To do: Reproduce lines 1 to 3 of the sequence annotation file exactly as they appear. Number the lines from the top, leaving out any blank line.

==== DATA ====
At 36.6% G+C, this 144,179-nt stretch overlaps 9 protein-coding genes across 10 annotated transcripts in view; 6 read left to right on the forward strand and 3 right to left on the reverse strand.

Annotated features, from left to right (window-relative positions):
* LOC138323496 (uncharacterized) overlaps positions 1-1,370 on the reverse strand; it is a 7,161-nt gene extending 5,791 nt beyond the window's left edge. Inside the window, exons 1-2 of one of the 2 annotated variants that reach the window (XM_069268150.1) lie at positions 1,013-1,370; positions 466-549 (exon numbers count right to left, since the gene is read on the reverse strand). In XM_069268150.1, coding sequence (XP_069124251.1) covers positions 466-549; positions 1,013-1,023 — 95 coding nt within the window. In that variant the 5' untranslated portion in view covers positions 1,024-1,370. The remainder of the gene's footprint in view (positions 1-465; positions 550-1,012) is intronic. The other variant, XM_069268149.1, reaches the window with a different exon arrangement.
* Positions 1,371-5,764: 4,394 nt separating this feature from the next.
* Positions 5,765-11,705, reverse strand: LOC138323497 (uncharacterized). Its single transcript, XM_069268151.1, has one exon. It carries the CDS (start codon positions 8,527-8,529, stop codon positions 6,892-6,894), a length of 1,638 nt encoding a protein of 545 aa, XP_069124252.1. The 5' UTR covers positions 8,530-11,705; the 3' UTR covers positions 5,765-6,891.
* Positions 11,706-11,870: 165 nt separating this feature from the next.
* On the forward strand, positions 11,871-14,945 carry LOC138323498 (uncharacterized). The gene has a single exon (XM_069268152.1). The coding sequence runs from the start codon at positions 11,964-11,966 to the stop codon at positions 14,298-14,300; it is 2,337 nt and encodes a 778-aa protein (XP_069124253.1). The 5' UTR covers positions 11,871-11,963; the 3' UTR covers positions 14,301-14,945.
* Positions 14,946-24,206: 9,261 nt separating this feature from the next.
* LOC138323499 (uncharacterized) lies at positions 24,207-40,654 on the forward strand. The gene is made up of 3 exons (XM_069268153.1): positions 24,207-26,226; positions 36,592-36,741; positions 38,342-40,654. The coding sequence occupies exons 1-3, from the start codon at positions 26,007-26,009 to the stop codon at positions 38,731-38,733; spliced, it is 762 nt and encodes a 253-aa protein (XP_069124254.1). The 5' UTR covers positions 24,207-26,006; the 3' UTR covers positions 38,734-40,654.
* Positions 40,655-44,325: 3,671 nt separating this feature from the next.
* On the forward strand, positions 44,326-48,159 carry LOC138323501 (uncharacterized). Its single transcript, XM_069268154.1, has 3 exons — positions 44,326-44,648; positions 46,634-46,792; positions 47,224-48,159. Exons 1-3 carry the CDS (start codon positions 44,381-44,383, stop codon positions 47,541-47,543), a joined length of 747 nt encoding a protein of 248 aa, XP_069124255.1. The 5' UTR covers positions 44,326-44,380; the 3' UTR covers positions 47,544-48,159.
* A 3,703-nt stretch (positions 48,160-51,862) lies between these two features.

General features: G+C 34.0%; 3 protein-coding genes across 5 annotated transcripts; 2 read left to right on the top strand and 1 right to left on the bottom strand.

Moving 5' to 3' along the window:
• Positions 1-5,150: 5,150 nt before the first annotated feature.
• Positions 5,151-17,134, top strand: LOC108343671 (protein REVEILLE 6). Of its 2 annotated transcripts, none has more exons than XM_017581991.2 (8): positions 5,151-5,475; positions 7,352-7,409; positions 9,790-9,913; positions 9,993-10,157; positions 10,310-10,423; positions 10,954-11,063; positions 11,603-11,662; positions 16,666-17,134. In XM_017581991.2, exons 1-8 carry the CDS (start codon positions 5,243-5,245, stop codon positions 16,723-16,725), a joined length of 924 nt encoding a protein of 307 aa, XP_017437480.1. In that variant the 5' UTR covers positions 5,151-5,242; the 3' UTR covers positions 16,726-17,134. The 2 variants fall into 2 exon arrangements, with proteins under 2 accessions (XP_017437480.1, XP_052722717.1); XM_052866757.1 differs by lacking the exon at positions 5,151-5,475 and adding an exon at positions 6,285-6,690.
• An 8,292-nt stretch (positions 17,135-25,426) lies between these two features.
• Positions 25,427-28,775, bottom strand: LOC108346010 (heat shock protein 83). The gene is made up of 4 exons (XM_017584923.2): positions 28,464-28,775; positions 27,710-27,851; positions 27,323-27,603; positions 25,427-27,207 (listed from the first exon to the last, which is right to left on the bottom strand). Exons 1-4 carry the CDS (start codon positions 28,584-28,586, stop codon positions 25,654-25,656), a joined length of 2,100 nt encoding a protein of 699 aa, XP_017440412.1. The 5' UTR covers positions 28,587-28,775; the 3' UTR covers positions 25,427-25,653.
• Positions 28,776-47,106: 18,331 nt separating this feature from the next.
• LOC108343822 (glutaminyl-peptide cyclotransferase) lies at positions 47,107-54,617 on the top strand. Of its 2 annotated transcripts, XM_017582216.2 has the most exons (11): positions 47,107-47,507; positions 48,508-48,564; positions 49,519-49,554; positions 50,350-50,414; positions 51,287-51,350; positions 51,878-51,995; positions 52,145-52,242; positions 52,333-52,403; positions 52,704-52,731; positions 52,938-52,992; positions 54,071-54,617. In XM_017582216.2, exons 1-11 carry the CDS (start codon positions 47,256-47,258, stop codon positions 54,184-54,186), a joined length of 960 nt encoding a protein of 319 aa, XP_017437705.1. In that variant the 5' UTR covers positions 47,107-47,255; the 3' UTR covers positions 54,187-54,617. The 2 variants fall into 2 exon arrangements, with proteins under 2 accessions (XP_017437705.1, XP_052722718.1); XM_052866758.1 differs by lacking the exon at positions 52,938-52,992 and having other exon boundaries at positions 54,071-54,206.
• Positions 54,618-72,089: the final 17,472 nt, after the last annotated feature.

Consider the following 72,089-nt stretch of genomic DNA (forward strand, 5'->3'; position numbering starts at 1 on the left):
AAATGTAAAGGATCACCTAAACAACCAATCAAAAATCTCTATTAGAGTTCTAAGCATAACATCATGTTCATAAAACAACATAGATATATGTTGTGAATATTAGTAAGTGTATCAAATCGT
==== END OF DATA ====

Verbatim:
At 36.6% G+C, this 144,179-nt stretch overlaps 9 protein-coding genes across 10 annotated transcripts in view; 6 read left to right on the forward strand and 3 right to left on the reverse strand.

Annotated features, from left to right (window-relative positions):
* LOC138323496 (uncharacterized) overlaps positions 1-1,370 on the reverse strand; it is a 7,161-nt gene extending 5,791 nt beyond the window's left edge. Inside the window, exons 1-2 of one of the 2 annotated variants that reach the window (XM_069268150.1) lie at positions 1,013-1,370; positions 466-549 (exon numbers count right to left, since the gene is read on the reverse strand). In XM_069268150.1, coding sequence (XP_069124251.1) covers positions 466-549; positions 1,013-1,023 — 95 coding nt within the window. In that variant the 5' untranslated portion in view covers positions 1,024-1,370. The remainder of the gene's footprint in view (positions 1-465; positions 550-1,012) is intronic. The other variant, XM_069268149.1, reaches the window with a different exon arrangement.